Undoing Central Bank Balance Sheet Expansions

A common question about the recent large expansions in balance sheets among central bank in advanced economies is about the exit strategy. How easy will it be for central banks to go back to balance sheets of a size consistent with historical levels? Because the expansion of balance sheets represents a fairly unique historical experiment, it some times generates a debate and, at a minimum, uncertainty about how the process will work.

While it might not be an example for all advanced economies it is useful to point out that some central banks, such as Japan and Sweden have seen large declines in the size of their balance sheet in recent episodes (Japan in the mid-2000a, Sweden in the Fall of 2010) without any disturbance to the financial sector or interest rates. As an example, below is a picture borrowed from the Riksbank on the evolution of its balance sheet in comparison to the ECB and US Federal Reserve.

(click to enlarge)

The central bank of Sweden increased its balance sheet by a factor of 4 (from 5% of GDP to more than 20) in the Fall of 2008 mostly through an increase in loans to commercial banks. After the 2010 Summer, loans have been repaid at a very fast pace and we have witnessed over a very short period of time, just a couple of months, a reduction in the central bank balance sheet of more than 50%.

The exit strategy is likely to be different for other central banks that have relied more on asset purchases but it is useful to see a recent historical example of a large and quick reduction in the central bank balance sheet without negative consequences on financial or macroeconomic stability.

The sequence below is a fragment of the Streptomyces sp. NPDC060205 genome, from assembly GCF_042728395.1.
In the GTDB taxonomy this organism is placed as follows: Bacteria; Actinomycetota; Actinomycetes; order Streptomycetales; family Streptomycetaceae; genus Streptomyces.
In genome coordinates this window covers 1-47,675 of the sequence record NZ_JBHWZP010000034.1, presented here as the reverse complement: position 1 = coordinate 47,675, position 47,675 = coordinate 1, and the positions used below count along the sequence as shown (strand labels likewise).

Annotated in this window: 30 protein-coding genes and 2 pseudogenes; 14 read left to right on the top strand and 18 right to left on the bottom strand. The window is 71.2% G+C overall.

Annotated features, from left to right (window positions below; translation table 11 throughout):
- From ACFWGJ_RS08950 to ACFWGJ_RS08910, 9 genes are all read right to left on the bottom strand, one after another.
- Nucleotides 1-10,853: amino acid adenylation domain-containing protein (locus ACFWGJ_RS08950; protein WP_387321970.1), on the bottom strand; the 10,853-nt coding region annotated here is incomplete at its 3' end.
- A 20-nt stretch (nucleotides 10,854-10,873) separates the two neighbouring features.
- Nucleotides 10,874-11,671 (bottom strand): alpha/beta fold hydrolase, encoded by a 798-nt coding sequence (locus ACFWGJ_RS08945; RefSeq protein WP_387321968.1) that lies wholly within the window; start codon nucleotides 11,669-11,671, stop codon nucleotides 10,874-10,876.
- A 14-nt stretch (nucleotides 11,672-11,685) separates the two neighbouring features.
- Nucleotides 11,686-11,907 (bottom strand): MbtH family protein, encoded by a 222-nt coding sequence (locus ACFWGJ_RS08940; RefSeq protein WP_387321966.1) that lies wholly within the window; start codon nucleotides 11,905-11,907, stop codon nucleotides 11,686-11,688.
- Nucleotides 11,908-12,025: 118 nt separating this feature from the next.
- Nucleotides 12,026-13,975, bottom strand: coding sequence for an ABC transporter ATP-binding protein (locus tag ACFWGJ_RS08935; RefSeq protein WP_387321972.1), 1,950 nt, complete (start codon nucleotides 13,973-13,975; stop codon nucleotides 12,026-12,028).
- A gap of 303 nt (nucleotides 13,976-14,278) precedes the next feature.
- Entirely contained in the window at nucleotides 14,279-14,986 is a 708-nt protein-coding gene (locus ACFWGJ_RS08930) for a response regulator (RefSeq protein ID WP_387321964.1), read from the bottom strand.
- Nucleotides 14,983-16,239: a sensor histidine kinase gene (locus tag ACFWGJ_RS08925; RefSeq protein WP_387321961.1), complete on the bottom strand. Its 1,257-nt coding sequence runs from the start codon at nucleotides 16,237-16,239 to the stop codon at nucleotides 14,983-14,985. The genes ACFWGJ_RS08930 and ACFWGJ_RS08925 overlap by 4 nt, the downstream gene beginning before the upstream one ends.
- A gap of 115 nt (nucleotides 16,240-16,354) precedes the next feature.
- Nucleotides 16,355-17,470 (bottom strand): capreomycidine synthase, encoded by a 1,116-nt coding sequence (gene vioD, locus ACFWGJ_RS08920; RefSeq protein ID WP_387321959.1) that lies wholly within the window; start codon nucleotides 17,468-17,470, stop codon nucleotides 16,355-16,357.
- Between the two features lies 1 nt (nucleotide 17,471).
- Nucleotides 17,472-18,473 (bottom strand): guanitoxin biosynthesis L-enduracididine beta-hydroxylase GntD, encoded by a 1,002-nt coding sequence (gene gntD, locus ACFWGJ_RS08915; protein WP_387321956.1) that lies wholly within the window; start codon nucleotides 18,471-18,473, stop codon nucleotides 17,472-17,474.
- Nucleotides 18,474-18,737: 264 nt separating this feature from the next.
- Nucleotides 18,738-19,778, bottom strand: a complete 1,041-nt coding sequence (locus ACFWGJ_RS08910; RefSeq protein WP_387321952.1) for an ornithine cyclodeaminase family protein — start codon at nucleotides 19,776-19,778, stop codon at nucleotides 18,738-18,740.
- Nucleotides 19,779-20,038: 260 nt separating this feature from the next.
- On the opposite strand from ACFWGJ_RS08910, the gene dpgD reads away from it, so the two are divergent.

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About Antonio Fatás 136 Articles

Affiliation: INSEAD

Antonio Fatás is professor of Economics at INSEAD. He is a Research Fellow at the Centre for Economic and Policy Research in London and has worked as external consultant for international organizations such as the International Monetary Fund, the OECD and the World Bank.

He teaches the macroeconomics core course in the MBA program as well as different modules on the global macroeconomic environment in Executive Education. His research is focused on the study of business cycles, fiscal policy and the economics of European integration. His articles appear in academic journals such as the Quarterly Journal of Economics, Journal of Monetary Economics, Journal of Money, Credit and Banking, Journal of Public Economics, Journal of International Economics, Journal of Economic Growth, European Economic Review or Economic Policy.

Professor Fatás earned his M.A. and Ph.D. from Harvard University, and M.S. from Universidad de Valencia.


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